• CliveM

            Universal, the whole.

            My point isn’t that Catholic isn’t a good describer from our position today of what Heaven will be, just that in heaven describers won’t be necessary.

          • Well, it suits Jack.

          • Catholic church certainly. But that is not at all the same thing as the Church of Rome. To usurp the name of something is not to merit it.
            As for Ignatius of Antioch and your confidence in him, methinks Mark 7:6-8 applies. Follow the word of God not the word of bishops.

          • “You leave the commandment of God and hold to the tradition of men.””
            The very thing Ignatius was warning about.

          • Mrs Proudie of Barchester

            Antioch must have been very overcrowded with all those saints coming from there…

          • Uncle Brian

            We have St Paul on our side, Danny (and Inspector)..

            ‘If you confess with your mouth, “Jesus is Lord”, and believe in your heart that God raised him from the dead, you will be saved’ (Rom 10.9)

            God wants all men to be saved (1 Tim 2.4)

          • dannybhoy

            “God wants all men to be saved (1 Tim 2.4)”

            A theme with its origins in the Old Testament of course…

            “21 “But if a wicked person turns away from all his sins that he has committed and keeps all my statutes and does what is just and right, he shall surely live; he shall not die.

            31 Cast away from you all the transgressions that you have committed, and make yourselves a new heart and a new spirit! Why will you die, O house of Israel? 32 For I have no pleasure in the death of anyone, declares the Lord God; so turn, and live.”
            Ezekiel 18. There are other places too

            I’m not saying that this is cast in stone, but I have always wondered about the part played by sincere believers in praying for those with whom they have shared the Gospel. Likewise with Revival. This country has witnessed I don’t know how many major revivals and localised ones.

            It seems to me that God values the sincere, heartfelt and compassionate prayers of His children in preparing a heart for salvation.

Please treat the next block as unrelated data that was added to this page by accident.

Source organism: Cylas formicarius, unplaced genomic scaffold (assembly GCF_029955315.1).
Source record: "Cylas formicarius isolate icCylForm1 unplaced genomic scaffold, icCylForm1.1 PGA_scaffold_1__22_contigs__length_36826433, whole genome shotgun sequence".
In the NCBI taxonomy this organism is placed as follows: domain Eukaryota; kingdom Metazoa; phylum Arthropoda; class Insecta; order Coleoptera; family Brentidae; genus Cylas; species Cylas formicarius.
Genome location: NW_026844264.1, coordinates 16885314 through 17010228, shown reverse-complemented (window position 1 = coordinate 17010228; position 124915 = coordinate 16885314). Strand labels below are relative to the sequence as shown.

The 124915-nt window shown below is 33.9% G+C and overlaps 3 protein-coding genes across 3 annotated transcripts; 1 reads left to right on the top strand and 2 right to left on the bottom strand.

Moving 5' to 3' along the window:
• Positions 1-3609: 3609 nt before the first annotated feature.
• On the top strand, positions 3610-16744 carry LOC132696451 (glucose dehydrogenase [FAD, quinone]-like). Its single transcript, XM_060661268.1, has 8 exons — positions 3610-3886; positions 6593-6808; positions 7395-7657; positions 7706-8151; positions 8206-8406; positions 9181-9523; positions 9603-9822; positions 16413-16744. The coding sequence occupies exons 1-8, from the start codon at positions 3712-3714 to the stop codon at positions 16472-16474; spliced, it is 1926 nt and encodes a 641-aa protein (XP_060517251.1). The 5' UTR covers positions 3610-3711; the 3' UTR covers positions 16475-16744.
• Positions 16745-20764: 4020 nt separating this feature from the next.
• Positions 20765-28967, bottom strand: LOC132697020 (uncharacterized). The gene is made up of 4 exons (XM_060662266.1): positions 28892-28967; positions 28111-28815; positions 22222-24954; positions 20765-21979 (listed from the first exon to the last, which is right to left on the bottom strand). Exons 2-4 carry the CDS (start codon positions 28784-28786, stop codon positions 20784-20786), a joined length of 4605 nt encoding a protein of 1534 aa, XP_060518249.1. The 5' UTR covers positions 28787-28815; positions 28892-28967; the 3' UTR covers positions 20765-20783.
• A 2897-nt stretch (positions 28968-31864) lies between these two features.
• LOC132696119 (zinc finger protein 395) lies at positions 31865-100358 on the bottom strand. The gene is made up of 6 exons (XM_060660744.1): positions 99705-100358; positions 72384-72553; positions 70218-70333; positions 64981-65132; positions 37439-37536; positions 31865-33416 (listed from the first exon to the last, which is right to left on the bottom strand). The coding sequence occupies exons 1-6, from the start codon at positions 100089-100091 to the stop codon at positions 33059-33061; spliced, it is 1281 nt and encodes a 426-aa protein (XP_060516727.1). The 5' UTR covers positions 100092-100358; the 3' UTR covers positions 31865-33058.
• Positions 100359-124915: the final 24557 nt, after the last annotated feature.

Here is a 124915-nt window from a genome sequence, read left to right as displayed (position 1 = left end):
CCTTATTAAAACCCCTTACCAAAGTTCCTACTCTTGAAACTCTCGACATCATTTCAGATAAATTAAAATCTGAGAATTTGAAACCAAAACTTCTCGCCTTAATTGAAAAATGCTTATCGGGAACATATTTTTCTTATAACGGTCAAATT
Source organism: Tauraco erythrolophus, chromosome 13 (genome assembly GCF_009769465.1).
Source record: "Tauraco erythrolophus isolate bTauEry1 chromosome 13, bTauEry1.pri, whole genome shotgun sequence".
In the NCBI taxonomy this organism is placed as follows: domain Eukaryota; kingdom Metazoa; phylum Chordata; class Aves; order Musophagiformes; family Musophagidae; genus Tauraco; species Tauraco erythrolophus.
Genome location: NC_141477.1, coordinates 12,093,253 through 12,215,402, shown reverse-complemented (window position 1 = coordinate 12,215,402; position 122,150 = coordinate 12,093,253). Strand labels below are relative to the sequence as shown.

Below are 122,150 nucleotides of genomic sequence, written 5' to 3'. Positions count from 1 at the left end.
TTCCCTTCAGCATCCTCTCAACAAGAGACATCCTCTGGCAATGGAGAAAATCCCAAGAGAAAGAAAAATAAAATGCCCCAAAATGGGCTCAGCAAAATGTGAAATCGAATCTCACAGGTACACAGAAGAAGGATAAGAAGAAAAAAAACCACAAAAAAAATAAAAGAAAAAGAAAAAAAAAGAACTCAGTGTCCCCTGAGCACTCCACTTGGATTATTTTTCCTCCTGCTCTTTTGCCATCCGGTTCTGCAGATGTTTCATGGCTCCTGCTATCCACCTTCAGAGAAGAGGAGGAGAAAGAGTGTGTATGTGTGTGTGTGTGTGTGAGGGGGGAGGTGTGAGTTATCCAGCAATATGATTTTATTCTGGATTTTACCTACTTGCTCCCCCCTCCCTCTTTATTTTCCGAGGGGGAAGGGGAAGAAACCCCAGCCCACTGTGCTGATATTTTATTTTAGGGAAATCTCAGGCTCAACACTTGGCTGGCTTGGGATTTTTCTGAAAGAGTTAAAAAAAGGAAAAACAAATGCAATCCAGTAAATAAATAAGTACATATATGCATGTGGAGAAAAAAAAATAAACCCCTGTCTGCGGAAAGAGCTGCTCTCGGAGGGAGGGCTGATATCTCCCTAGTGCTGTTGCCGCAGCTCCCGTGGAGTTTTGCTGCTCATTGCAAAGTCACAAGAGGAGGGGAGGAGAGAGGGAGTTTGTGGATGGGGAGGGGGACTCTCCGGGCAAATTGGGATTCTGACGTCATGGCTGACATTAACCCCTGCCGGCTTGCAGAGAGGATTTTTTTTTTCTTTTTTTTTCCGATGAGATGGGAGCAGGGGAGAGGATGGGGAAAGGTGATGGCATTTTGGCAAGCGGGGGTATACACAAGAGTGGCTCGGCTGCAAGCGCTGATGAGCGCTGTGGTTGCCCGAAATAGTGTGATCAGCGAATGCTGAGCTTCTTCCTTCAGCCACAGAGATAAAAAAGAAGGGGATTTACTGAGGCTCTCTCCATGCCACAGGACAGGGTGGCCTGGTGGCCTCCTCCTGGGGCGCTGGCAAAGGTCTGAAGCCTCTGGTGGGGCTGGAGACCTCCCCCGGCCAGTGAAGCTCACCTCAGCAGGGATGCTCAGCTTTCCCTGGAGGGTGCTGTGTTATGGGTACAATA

2 Chronicles 7:14
            14 “If my people who are called by my name humble
            themselves, and pray and seek my face and turn from their wicked ways, then I will hear from heaven and will forgive their sin and heal their land.”

            I think salvation comes through revelation.
            In my own case it was God through the Holy Spirit finally breaking through my pride and showing me my hypocrisy.

          • Brian, ” … you will be saved” future tense.

          • Of course God is not denominational. Jesus however, now He is a Roman Catholic.

          • dannybhoy

            Does He know this Jack, or is this another one of your Assumptions?

          • Very good.
            Mary is a Catholic too, of course.

          • dannybhoy

            You got all the big stars doncha, Jack..

          • The Apostles too …. apart from Judas who was the very first apostate.

          • dannybhoy

            I mighta heard his name mentioned in our church a few times..
            In a non judgmental way of course..
            So er, just to be sure I’m hearing this right…
            There ain’t no skelentens locked away in that there Vatican….

          • Jack is sworn to secrecy and, now there is a vacancy for heading up the Swiss Guard, is on his best behaviour.

          • dannybhoy

            You’re a good man Jack. I like your humour.

          • Mrs Proudie of Barchester

            No, God is Anglican…I think you will find I am right

          • Would that be high or low Anglican? Conservative evangelical or liberal evangelical? Calvinist or Armenian? Reconstructed or unreconstructed?

          • Mrs Proudie of Barchester

            I think Latitudinarian…

          • Hmmm …. ‘Broad Church’; some might that ‘Cafeteria Anglicanism’. Jack doesn’t believe God is indifferent to doctrine, liturgy or ecclesiastical organisation.

        • Albert

          And so say all of us. (Well, those of us who have been blessed with making the same journey, anyway!)

        • John Waller

          Always mystifying to me when, in protest against a woman being a bishop, someone chooses to join the Church which actively worships a woman.and has exalted her above Christ Himself.

          • Mike Stallard

            I cannot let that one go! When I was still a Protestant, I saw God as a majestic, frankly rather distant Creator and Sustainer clothed with magnificent English Prose.
            Now, I worship God the Father, God the Son and God the Spirit, The Mother of Jesus, St Peter, St Paul and all the Saints and, yes, even a few of us ordinary mortals too are all welcomed at the Heavenly Court. A huge crowd of friendly and, yes, loving family.

          • Pubcrawler

            You worship all of those listed? You might want to rephrase that before the Inquisition comes knocking.

          • Ahem …. we only worship God the Father, God the Son and God the Holy Spirit. A slip of the finger on the keyboard.

          • CliveM

            Out of the mouths of babes etc!

          • He’s only a relatively recent convert from Anglicanism. Sub-consciously, there may have traces of old prejudices that inadvertently surface.